An architect by profession, he was the author of several books on windmills (at least twelve publications I know of), and told me of his plans for a book about John Wallis Titt wind-engines in particular.
Kenneth Major's funeral was held at Reading Crematorium on 6th August 2009. There were no flowers by request but donations can be made to Cancer Research UK, or, by way of a memorial fund for Kenneth Major, to the Mills Archive Trust." www.millsarchivetrust.org/memorial.htm
Kenneth Major has his own entry in wikipedia: www.wikipedia.org/wiki/Ken_Major
An obituary in The Times, today, 8th August 2009 www.timesonline.co.uk/tol/comment/obituaries/article6787679.ece speaks volumes about the man who shared his enthusiasm for windmills with us:
Kenneth Major was an architect who drew up the schemes that preserved for future generations many of the windmills and watermills that were in danger of disappearing for ever from the British landscape.
The British countryside was once dotted with thousands of windmills, as so many landscape paintings testify. Large numbers of these windmills fell out of use in the 19th century and, without upkeep, gradually fell into dereliction as they were buffeted by the winds they had once harnessed so fruitfully. Thousands were simply demolished. Watermills, meanwhile, were being converted into homes with little thought given to preserving the heritage of the building.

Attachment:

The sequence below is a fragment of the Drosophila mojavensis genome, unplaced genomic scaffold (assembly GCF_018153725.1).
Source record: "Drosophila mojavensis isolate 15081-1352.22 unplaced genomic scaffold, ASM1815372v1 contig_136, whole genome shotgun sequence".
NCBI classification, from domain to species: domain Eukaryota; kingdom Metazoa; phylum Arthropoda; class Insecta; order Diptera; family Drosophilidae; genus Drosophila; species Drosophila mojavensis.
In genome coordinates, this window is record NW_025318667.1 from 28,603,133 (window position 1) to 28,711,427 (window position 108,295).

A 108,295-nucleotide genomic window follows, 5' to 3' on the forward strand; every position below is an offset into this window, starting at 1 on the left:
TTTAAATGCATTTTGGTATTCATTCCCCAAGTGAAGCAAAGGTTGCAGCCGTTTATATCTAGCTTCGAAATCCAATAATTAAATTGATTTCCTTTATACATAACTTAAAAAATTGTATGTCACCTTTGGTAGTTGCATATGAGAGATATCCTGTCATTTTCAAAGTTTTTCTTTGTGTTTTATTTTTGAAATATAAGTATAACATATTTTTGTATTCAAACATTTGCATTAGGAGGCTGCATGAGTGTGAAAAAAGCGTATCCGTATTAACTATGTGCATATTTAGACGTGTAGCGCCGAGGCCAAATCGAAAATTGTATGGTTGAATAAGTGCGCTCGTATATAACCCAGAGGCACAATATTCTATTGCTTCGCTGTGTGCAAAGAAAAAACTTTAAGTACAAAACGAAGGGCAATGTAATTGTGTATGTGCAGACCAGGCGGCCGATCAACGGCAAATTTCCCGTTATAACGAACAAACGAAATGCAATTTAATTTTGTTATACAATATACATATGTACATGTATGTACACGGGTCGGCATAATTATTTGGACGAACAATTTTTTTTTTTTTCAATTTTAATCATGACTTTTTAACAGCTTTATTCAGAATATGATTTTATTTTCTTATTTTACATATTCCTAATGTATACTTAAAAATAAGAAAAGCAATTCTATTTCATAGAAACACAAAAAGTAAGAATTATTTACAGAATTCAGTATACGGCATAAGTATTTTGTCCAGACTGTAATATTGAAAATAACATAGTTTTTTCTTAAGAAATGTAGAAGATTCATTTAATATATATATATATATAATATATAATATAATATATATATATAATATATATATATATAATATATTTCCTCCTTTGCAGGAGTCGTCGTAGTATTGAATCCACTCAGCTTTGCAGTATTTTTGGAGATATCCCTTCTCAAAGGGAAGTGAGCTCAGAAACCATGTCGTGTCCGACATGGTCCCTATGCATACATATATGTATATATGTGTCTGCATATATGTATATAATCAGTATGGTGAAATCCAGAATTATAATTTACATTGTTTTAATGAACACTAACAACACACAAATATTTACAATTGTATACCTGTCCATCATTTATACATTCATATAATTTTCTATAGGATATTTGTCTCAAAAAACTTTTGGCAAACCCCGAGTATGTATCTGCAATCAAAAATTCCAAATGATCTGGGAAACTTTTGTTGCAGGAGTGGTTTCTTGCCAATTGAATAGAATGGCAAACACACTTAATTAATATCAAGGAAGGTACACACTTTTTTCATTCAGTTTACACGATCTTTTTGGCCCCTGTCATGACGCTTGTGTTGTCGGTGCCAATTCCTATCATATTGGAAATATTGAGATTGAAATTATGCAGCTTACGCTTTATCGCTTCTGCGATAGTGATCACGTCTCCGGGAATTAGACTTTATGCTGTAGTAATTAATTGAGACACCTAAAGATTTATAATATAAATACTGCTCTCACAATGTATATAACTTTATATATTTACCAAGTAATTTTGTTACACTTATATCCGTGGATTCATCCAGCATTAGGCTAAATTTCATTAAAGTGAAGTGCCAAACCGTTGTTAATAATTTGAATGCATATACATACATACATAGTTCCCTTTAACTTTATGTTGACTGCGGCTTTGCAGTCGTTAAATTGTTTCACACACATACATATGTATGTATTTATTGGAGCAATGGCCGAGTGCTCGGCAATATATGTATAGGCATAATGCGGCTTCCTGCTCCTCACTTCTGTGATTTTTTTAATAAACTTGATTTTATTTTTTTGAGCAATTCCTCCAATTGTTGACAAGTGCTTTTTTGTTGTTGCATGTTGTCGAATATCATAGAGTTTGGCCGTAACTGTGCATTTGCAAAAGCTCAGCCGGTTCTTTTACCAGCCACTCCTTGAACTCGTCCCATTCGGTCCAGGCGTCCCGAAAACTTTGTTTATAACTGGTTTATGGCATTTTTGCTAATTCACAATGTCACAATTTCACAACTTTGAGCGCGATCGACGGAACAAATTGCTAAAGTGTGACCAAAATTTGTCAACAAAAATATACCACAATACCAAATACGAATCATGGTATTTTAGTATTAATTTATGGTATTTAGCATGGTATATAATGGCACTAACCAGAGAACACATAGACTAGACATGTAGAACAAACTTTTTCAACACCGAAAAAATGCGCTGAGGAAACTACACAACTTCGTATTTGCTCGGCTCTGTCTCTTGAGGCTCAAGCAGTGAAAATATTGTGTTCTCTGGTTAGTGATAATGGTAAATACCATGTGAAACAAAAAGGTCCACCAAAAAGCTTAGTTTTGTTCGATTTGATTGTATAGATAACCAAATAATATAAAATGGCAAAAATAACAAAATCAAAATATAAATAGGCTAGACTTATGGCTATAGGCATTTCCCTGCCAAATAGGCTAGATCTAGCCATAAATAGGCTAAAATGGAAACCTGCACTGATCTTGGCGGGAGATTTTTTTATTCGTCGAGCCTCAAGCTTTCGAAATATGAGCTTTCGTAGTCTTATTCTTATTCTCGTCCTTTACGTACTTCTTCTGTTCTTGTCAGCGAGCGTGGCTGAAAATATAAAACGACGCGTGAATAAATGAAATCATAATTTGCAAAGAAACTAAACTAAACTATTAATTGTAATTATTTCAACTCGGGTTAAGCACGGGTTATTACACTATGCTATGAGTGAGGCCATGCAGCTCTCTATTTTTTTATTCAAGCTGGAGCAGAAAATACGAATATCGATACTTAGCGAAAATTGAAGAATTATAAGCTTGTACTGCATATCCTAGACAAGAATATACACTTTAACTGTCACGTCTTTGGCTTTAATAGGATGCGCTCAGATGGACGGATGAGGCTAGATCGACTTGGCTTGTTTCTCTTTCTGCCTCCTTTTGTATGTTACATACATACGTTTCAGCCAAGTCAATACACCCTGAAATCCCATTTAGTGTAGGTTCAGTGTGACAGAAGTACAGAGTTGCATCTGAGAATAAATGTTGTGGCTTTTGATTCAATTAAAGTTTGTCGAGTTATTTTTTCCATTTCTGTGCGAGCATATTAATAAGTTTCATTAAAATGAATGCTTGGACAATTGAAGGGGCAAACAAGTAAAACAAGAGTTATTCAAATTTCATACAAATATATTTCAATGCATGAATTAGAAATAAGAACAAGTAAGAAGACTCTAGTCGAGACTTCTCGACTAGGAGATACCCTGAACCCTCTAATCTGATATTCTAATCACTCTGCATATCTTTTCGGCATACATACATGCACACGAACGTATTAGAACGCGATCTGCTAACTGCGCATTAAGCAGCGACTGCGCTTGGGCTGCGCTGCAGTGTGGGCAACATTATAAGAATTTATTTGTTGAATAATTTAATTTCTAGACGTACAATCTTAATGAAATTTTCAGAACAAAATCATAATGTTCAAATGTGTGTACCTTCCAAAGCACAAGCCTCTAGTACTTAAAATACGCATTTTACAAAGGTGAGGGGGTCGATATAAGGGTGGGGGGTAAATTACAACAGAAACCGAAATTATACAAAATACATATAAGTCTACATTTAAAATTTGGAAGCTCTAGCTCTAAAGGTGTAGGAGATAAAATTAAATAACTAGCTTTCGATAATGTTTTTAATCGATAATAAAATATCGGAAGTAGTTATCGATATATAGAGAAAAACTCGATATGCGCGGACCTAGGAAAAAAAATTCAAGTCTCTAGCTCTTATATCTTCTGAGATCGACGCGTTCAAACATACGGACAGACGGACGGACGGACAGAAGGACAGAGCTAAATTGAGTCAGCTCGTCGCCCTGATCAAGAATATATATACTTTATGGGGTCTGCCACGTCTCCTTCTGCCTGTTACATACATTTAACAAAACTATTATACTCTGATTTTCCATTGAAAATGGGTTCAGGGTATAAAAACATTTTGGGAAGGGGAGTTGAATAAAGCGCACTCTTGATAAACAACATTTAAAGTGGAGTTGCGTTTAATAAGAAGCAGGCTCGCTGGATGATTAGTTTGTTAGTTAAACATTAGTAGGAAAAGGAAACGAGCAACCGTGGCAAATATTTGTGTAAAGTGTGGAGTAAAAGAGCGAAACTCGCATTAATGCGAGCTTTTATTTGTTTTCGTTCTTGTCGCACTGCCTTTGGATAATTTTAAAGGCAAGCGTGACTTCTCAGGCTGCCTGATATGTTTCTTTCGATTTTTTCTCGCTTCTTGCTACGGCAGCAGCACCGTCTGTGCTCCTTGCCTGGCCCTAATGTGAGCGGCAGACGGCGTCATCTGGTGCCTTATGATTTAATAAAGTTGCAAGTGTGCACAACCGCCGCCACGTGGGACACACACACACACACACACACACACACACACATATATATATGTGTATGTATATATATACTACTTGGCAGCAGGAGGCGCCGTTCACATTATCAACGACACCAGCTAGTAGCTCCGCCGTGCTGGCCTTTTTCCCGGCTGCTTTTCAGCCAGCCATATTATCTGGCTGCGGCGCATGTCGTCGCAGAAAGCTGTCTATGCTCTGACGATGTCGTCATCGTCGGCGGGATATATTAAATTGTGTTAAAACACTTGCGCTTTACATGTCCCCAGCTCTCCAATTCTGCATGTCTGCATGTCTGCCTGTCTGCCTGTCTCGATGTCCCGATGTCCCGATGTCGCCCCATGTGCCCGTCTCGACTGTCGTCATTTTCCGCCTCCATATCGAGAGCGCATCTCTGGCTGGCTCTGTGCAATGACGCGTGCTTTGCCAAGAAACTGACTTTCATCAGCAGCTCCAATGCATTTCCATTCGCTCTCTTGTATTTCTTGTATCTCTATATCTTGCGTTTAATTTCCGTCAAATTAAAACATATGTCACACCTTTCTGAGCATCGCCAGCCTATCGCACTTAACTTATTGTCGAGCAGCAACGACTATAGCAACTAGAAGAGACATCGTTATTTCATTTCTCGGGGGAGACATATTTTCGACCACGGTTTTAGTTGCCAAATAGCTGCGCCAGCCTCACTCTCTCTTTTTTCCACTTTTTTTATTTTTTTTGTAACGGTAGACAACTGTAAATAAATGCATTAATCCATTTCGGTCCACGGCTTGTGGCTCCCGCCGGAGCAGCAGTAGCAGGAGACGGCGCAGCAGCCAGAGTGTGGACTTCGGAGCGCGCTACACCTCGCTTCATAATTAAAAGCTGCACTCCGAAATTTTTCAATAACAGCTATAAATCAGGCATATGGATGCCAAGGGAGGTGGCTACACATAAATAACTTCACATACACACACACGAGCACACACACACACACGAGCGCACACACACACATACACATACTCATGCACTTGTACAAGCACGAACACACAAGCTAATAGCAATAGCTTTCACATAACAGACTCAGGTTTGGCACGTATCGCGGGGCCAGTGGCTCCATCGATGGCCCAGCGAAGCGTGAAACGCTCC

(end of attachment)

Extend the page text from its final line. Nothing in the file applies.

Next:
The revival of interest in working windmills and watermills from the early 1960s onwards owed much to the dedication of Major, who was one of the first people to whom the Government turned when it decided that it must start auditing the condition of Britain’s mills with a view to preserving the best ones.
As a result of this initiative, Major designed some of the best working-mill restorations, such as Stainsby watermill in Derbyshire for the National Trust and the cast-iron water wheel and pumphouse, built by the firm of Bramah in the 1830s, at Painshill, near Cobham, Surrey, which involved the repair and restoration of its 36ft-diameter wheel. Other notable restorations included Sacrewell mill and miller’s house in Peterborough, Cambridgeshire, and Gelli Groes mill in Gwent.